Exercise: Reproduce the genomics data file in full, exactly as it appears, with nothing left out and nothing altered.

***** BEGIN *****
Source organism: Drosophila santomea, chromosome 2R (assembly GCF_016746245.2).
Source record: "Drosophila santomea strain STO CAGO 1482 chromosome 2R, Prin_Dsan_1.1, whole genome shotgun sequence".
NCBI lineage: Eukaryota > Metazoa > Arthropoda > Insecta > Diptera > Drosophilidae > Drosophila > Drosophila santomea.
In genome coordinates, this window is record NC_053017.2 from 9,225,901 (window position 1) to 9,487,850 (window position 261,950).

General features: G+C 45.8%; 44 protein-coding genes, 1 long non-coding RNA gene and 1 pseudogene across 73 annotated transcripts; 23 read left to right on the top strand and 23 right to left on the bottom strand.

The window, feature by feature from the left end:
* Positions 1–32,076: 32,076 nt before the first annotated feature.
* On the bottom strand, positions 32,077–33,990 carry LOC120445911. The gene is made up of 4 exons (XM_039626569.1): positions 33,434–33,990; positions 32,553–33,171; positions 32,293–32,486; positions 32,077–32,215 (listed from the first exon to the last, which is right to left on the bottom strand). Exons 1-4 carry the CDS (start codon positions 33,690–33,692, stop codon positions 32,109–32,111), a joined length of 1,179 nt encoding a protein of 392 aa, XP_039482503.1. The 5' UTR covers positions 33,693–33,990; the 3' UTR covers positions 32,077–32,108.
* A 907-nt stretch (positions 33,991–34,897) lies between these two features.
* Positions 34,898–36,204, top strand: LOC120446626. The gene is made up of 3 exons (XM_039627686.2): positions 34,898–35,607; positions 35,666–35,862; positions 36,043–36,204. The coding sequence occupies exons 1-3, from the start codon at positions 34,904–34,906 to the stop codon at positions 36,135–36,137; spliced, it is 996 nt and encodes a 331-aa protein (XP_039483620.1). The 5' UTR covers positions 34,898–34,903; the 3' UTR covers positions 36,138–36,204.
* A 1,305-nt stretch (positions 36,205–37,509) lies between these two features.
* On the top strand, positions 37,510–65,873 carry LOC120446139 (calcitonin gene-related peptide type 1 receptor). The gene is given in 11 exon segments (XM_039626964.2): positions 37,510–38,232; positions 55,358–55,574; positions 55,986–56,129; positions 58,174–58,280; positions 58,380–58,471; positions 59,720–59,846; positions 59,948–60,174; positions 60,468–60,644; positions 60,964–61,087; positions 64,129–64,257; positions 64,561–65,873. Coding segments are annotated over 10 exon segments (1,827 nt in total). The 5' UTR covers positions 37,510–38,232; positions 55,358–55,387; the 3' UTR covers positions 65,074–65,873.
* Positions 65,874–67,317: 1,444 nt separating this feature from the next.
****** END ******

Source organism: Drosophila santomea, chromosome 2R (assembly GCF_016746245.2).
Source record: "Drosophila santomea strain STO CAGO 1482 chromosome 2R, Prin_Dsan_1.1, whole genome shotgun sequence".
NCBI lineage: Eukaryota > Metazoa > Arthropoda > Insecta > Diptera > Drosophilidae > Drosophila > Drosophila santomea.
In genome coordinates, this window is record NC_053017.2 from 9,225,901 (window position 1) to 9,487,850 (window position 261,950).

General features: G+C 45.8%; 44 protein-coding genes, 1 long non-coding RNA gene and 1 pseudogene across 73 annotated transcripts; 23 read left to right on the top strand and 23 right to left on the bottom strand.

The window, feature by feature from the left end:
* Positions 1–32,076: 32,076 nt before the first annotated feature.
* On the bottom strand, positions 32,077–33,990 carry LOC120445911. The gene is made up of 4 exons (XM_039626569.1): positions 33,434–33,990; positions 32,553–33,171; positions 32,293–32,486; positions 32,077–32,215 (listed from the first exon to the last, which is right to left on the bottom strand). Exons 1-4 carry the CDS (start codon positions 33,690–33,692, stop codon positions 32,109–32,111), a joined length of 1,179 nt encoding a protein of 392 aa, XP_039482503.1. The 5' UTR covers positions 33,693–33,990; the 3' UTR covers positions 32,077–32,108.
* A 907-nt stretch (positions 33,991–34,897) lies between these two features.
* Positions 34,898–36,204, top strand: LOC120446626. The gene is made up of 3 exons (XM_039627686.2): positions 34,898–35,607; positions 35,666–35,862; positions 36,043–36,204. The coding sequence occupies exons 1-3, from the start codon at positions 34,904–34,906 to the stop codon at positions 36,135–36,137; spliced, it is 996 nt and encodes a 331-aa protein (XP_039483620.1). The 5' UTR covers positions 34,898–34,903; the 3' UTR covers positions 36,138–36,204.
* A 1,305-nt stretch (positions 36,205–37,509) lies between these two features.
* On the top strand, positions 37,510–65,873 carry LOC120446139 (calcitonin gene-related peptide type 1 receptor). The gene is given in 11 exon segments (XM_039626964.2): positions 37,510–38,232; positions 55,358–55,574; positions 55,986–56,129; positions 58,174–58,280; positions 58,380–58,471; positions 59,720–59,846; positions 59,948–60,174; positions 60,468–60,644; positions 60,964–61,087; positions 64,129–64,257; positions 64,561–65,873. Coding segments are annotated over 10 exon segments (1,827 nt in total). The 5' UTR covers positions 37,510–38,232; positions 55,358–55,387; the 3' UTR covers positions 65,074–65,873.
* Positions 65,874–67,317: 1,444 nt separating this feature from the next.